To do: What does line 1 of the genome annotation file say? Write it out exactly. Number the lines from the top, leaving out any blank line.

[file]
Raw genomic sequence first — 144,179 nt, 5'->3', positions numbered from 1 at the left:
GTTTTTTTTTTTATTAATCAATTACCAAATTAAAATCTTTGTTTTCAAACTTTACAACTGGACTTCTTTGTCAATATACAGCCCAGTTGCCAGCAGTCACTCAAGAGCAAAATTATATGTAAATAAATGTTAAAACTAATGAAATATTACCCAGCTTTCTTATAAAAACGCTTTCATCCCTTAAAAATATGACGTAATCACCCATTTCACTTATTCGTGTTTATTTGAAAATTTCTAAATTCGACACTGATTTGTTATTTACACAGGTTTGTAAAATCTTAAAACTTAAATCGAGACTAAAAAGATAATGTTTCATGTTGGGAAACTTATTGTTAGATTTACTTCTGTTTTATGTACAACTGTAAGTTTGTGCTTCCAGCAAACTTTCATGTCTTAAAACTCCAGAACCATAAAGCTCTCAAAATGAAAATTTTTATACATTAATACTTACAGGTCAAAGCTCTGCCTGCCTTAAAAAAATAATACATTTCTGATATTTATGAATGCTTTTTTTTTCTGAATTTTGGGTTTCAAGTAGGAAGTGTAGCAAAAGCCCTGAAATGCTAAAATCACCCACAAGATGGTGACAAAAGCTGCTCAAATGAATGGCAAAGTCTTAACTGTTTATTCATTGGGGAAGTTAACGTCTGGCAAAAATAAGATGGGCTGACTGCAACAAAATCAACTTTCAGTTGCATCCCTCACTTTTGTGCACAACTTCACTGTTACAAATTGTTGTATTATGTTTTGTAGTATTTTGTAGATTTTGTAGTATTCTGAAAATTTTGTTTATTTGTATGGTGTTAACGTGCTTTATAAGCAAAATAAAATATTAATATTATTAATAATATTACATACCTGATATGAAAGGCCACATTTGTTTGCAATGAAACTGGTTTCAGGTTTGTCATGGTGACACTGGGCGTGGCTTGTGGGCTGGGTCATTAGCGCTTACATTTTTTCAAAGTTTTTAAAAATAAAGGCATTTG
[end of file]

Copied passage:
Raw genomic sequence first — 144,179 nt, 5'->3', positions numbered from 1 at the left: